World Bridge Research, LLC
About this Evaluation Tool Kit
This tool kit is a compilation of materials developed for The Domestic Violence Prevention Enhancement and
Leadership Through Alliances Project (DELTA)--a cooperative agreement made possible by the Centers for
Disease Control and Prevention (CDC) with 14 state domestic violence coalitions that receive DELTA Program
funds. World Bridge Research works with the North Dakota Council on Abused Women’s Services/Coalition
Against Sexual Assault in North Dakota (NDCAWS/CASAND) Empowerment Evaluation Project and the Wisconsin
Coalition Against Domestic Violence (WCADV) Empowerment Evaluation Project.
Empowerment Evaluation is about helping programs work better by using evaluation results to guide strategic
planning and decision-making. Specific tools (e.g., Getting to Outcomes) are used to guide planning,
implementation, and evaluation.
Introduction to Evaluation
During the past 30 years program evaluation for social programs has evolved into a field known as “evaluation
research”. “Evaluation research is the systematic application of social research procedures for assessing the
conceptualization, design, implementation, and utility of social intervention programs,” (Rossi & Freeman, 1996).
Let’s pick this apart – To conduct an evaluation we must create a system or logical way of planning, designing and
putting into place activities and strategies that help to change people’s lives. Then we must document what we do,
what participants experience and the changes that take place in both the program and participants. Evaluation has
steps before, during and after program implementation.
So, what are these evaluation procedures that we use before, during and after the program implementation? We
call them research or evaluation methods and they fall into 2 categories: quantitative and qualitative.
Quantitative methods are a formal, objective, systematic process in which numerical data are utilized to obtain
information about the world. Quantitative methods:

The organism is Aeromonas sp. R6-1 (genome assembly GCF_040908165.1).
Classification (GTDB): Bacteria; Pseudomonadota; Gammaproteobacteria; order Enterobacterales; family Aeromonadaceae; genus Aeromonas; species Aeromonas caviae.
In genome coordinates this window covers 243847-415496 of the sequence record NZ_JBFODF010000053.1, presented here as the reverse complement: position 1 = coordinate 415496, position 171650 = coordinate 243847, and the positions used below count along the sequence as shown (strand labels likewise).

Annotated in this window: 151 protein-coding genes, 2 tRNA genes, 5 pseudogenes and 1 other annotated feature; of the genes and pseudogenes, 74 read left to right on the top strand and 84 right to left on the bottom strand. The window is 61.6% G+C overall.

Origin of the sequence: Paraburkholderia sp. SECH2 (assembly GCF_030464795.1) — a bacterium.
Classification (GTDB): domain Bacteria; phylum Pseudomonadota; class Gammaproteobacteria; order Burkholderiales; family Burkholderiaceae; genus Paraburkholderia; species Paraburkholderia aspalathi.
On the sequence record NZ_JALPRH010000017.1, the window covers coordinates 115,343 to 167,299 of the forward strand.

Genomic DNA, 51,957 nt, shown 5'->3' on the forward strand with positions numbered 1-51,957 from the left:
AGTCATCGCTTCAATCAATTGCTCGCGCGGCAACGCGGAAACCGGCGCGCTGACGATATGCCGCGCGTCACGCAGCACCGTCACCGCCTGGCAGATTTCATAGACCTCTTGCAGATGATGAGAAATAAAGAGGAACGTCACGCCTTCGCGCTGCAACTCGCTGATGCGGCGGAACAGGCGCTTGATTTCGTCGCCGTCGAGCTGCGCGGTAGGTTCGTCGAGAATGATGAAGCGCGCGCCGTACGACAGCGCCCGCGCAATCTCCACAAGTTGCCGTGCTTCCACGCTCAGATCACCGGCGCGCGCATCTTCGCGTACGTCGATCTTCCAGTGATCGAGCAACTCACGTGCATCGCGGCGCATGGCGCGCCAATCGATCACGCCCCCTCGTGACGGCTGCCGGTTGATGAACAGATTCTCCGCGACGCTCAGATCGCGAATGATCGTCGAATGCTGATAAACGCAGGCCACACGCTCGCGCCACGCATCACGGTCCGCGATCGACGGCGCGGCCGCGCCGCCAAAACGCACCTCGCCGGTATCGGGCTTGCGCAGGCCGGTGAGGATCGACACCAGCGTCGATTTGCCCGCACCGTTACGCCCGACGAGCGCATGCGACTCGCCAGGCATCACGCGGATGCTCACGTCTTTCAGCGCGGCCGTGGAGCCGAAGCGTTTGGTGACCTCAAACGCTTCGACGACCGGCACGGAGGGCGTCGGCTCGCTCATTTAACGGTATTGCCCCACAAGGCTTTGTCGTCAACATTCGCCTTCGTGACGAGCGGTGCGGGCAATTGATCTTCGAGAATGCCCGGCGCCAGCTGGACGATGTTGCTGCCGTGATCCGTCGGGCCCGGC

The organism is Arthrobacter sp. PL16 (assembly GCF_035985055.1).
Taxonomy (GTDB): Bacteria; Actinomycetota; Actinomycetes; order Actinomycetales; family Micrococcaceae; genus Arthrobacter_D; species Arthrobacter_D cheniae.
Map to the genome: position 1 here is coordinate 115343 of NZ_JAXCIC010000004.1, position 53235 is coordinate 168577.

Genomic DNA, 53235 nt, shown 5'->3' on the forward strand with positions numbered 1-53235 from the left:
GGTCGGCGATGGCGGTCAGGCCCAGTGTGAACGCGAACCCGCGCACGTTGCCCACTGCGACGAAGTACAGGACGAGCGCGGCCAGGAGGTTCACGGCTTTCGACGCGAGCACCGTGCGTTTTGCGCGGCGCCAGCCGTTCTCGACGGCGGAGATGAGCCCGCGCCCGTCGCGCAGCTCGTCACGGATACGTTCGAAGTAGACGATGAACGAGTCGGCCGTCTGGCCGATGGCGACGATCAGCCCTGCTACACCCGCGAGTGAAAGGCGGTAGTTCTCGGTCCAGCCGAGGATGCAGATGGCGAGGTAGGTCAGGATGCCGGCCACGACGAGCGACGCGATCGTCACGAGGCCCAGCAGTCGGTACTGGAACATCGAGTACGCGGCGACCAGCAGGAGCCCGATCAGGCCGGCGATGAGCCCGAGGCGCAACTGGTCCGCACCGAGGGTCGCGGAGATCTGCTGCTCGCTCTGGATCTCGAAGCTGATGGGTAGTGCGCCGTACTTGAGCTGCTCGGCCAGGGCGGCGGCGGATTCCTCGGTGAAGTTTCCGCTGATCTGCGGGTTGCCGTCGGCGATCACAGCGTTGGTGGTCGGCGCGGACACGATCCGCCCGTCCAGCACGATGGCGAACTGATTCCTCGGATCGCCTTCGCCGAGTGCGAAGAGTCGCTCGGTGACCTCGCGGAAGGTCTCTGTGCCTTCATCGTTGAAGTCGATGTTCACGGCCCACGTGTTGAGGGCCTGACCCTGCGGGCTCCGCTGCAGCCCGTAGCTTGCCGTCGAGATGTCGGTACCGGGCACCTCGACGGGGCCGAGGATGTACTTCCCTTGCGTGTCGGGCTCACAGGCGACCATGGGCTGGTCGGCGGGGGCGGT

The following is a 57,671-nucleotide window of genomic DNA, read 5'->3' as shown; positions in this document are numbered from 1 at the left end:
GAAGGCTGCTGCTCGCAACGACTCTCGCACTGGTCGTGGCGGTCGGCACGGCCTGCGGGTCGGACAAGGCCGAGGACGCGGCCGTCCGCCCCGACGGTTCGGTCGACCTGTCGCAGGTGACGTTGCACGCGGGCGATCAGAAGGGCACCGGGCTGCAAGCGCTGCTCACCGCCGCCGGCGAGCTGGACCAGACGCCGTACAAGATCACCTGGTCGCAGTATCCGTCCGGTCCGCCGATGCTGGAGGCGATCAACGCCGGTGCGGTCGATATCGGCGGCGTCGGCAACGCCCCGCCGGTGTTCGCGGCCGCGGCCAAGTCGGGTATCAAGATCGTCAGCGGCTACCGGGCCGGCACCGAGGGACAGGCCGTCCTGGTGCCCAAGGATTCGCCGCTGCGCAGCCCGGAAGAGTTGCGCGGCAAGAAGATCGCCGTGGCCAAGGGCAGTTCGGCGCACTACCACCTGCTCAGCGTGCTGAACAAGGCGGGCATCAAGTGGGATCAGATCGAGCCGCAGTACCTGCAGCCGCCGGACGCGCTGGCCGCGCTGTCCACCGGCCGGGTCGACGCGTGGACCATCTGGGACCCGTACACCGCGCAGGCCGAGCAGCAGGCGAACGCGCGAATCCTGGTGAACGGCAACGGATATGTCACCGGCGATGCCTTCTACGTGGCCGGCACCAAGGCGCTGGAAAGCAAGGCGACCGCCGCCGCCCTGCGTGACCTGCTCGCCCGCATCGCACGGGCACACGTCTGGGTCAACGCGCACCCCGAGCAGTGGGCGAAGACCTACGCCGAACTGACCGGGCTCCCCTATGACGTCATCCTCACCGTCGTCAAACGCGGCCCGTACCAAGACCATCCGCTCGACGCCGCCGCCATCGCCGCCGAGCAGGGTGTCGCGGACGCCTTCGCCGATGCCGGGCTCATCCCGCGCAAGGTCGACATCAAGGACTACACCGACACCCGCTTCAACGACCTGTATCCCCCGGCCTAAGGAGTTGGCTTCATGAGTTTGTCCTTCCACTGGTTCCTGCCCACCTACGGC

- Use statistics to find results that we can apply for use with other people or situations--what we call
- Deductive --start with a theory or hypothesis and move to corroborate it
- Quantitative methods are most likely used when we are trying to identify a cause or what factors may help
predict a particular outcome.
- May be high or low-tech (high tech might be a telephone survey of 1,000 residents—low tech might be a
simple pre-and post-test measuring knowledge)
Quantitative methods are usually understood to include:
- Pre and post tests
- Surveys – paper and pencil, telephone, web-based
- Environmental surveys
- If the data can not be structured in the form of numbers, they are considered qualitative.
- Goal is to obtain a great deal of depth of understanding.
- Inductive--start with observations and develop theory from it.
- Methods of data collection: In-depth interviewing, observation, document review
- Qualitative methods are usually understood to include:
- Interviews which can range from semi-structured questionnaires to open-ended ad hoc conversations
- Direct observation including participant and non-participant observation, case or field notes, and more
recently photography and video
- Case studies combining different methods to compile a holistic understanding of individuals, households,
communities, markets or institutions
Qualitative methods are useful compliments to quantitative and participatory methods in order to:
Increase understanding of WHAT is happening.
- Qualitative methods are often necessary to investigate more complex and sensitive topics which are not so
easy to quantify or where counting would be extremely time-consuming and costly.
- Qualitative methods are used to investigate more sensitive issues which cannot be easily aired in the public
Contribute to understanding of WHO is affected in which ways.
- Qualitative methods highlight the voices of those who are most disadvantaged in ways which might be